In my garden down here in Sussex, there’s an unmistakeable whiff of spring in the air. The daffs are pushing up, there are deep purple dots of Sweet Violets everywhere, and whenever there is a pause in the rain and the wind, my garden birds are singing at the top of their little lungs.

Then, yesterday, I had my first frogspawn in one of my ponds.

I’m sure for all of you, no matter how far north you are, there are similar little signals of the impending explosion of life, and I hope a little skip of joy in your hearts.

It’s a prompt to grab an hour or two to go out and get the garden into shape for the season ahead.  Here are what I think are the key tasks to take us through to the end of March:

  • This is the last chance to prune apples and pears. (Don’t prune plums or their relatives until late spring after flowering).
  • It is also the last chance to prune or trim deciduous hedges before the birds start nesting. Just be aware that in some parts birds such as Song Thrushes and Robins may already be building or even incubating, although at the start of the season any bird worth its salt will be doing so in thick cover rather than bare branches. But check first, that's the rule!
  • Plus, it is the last chance to plant bare-rooted trees and shrubs, such a quick and cheap way of doing so. This week I planted a new rambling rose, a famous one called Kiftsgate, that is the mightiest of all roses that I hope will grow to 15 metres (50 feet) or more to cover a particularly ugly, half-bare leylandii that I will use as a climbing frame.

  • If you’re going to let part of the lawn grow long, it is good to give it a mow or two before you leave it to its own devices. Put the mower onto its top height rather than giving the lawn a scalping.
  • In the second half of March, prune hard autumn-flowering clematis, plus fuchsias, caryopteris and buddleias, taking each stem down to about three buds. They will then flower on the new growth.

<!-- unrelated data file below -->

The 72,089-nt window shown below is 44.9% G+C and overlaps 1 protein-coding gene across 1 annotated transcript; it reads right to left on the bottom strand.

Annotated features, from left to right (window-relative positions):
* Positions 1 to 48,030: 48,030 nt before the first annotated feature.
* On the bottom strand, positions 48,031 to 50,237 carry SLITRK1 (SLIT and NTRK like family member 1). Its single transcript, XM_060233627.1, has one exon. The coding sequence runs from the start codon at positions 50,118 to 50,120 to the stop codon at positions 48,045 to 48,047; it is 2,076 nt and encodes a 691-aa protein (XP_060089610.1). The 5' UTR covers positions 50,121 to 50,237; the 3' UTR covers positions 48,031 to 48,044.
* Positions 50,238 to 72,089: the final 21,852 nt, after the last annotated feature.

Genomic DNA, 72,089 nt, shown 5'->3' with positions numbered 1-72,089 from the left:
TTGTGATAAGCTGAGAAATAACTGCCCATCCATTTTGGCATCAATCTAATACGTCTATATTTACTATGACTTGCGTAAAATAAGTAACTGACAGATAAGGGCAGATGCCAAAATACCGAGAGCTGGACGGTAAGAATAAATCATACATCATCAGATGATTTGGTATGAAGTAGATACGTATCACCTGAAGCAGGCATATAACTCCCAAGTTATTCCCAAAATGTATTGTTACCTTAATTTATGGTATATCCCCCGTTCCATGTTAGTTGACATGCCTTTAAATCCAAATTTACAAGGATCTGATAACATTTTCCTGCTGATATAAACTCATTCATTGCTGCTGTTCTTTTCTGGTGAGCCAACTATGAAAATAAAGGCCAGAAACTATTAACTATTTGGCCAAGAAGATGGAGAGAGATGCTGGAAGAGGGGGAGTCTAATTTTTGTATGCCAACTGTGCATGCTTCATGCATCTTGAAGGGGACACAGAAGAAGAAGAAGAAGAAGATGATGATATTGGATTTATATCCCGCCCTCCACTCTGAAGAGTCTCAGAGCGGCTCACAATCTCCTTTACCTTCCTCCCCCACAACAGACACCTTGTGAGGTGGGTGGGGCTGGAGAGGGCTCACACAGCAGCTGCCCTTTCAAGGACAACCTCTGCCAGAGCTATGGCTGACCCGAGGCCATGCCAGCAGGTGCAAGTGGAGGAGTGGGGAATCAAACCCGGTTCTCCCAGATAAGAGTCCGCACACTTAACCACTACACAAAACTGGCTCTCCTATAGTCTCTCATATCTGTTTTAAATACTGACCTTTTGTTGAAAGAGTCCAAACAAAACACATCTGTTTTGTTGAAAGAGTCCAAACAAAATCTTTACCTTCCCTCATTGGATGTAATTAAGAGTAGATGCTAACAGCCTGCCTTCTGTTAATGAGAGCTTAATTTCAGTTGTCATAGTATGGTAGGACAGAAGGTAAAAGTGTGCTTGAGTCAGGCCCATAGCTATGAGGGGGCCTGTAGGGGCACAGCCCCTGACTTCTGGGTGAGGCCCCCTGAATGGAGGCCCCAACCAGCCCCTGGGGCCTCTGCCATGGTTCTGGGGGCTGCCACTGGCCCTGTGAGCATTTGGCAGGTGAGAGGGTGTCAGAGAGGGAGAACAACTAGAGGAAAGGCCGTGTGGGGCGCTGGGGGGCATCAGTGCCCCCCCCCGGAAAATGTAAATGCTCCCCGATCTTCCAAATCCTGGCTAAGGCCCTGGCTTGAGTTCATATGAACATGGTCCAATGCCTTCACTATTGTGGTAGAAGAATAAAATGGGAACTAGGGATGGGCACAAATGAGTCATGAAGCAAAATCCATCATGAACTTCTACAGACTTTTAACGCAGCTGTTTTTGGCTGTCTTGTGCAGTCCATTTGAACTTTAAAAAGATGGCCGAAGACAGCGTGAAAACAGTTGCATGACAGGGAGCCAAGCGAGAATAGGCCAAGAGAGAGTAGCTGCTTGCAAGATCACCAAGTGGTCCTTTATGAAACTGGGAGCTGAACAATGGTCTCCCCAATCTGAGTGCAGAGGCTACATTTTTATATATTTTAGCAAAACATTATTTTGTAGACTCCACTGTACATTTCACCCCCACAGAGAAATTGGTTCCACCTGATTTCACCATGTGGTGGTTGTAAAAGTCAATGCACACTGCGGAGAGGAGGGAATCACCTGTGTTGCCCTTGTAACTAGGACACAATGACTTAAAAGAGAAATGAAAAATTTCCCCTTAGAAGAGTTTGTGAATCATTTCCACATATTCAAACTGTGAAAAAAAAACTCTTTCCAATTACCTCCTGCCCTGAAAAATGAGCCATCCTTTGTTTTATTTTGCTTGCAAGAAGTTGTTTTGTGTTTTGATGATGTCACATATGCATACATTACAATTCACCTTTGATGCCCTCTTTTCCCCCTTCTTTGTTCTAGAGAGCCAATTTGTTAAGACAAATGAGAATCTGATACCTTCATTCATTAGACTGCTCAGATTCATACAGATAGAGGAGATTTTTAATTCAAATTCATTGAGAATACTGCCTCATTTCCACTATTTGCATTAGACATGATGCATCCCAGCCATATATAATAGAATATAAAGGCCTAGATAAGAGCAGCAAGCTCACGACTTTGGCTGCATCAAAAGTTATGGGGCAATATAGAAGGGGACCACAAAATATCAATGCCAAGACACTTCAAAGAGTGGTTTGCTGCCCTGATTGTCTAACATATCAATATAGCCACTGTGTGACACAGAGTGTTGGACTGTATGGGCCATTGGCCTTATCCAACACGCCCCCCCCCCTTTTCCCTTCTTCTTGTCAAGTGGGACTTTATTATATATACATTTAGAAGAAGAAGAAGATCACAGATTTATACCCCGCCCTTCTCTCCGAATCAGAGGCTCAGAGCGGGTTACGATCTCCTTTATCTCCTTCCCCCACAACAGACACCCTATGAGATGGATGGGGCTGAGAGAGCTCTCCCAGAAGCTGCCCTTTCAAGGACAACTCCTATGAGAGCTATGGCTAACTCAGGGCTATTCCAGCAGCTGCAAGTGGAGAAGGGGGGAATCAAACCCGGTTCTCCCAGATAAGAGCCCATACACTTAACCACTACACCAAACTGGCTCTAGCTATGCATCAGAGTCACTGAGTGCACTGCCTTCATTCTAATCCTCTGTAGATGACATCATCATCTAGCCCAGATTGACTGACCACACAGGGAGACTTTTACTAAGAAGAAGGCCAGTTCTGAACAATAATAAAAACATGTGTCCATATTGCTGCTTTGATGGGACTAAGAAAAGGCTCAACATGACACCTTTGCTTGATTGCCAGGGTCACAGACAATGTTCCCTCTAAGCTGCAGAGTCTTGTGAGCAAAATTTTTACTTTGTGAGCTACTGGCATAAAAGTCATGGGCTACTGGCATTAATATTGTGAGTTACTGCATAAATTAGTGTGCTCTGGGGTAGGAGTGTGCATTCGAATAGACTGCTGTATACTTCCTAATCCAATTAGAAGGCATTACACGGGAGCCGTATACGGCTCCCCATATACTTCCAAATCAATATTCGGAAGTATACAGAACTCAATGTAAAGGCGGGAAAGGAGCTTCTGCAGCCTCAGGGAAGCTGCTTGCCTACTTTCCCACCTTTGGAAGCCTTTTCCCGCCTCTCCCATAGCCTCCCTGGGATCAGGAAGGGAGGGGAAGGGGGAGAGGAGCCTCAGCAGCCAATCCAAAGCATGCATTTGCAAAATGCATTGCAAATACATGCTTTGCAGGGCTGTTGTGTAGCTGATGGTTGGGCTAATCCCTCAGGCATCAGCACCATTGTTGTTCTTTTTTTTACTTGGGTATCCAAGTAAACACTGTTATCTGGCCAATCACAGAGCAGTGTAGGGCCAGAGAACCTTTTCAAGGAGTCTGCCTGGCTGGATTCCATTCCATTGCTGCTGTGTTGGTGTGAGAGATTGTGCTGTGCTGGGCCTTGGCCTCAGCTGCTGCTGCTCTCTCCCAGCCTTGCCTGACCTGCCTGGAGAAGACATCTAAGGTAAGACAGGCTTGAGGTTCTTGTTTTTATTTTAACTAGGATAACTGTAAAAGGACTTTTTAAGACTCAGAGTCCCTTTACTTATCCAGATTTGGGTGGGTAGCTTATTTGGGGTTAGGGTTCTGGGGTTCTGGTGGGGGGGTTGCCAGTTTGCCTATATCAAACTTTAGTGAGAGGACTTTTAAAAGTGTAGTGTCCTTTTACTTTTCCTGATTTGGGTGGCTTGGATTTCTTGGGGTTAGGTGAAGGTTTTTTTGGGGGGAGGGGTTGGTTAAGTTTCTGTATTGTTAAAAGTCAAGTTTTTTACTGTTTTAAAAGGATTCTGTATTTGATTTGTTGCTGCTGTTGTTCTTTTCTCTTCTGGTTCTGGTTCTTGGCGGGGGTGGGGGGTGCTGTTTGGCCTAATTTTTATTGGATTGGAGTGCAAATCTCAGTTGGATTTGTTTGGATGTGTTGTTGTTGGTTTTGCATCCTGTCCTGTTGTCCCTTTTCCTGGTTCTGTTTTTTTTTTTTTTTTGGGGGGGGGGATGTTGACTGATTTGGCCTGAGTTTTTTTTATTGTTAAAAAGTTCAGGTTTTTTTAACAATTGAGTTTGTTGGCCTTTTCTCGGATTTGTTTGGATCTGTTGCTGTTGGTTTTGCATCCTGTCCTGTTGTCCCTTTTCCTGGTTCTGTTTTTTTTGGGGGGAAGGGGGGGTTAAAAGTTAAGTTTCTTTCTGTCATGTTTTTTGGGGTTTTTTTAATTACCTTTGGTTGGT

• Buy wildlife-friendly flower seeds, plus some fresh peat-free compost to sow them into. It’s by far the cheapest and most satisfying way to fill your garden with plants. You will have failures – that’s par for the course – but it makes the successes all the sweeter.
  • If you have plans to sow a wildflower meadow or a cornfield annual bed, start to prepare the ground now if possible, digging over the soil (on clay soils this may need to wait, given how wet it has been). This will then allow any weed seeds in that area to germinate so you can hoe them off before you sow the seed, probably in April.

Here's an area I prepared for a wildflower meadow area in early spring 2018, actually sowing onto a mound of earth I created:

And here's the same area the following spring, flush with Red Campion and Wild Carrot and many more:

  • Finally, have a good old tidy – what I call getting a ‘clear going on’. Maybe you left the seedheads standing in your flower borders, in which case now is a chance to nip them off and lie them in a heap for a week or two nearby in case there is life inside to crawl out. The two photos below show the before and after when I spent an hour or so tidying one of my Bee Borders last spring:

  • Oh, and take time to pause and just enjoy that sense of anticipation, that feeling of being on the cusp, and hopefully all the hope that brings.

With the garden birdsong chorus building every day, don't forget to get a copy of Adrian's RSPB Guide to Birdsong, the book and CD/digital download that will help you identify every bird in your garden and beyond by their songs and calls.

Anonymous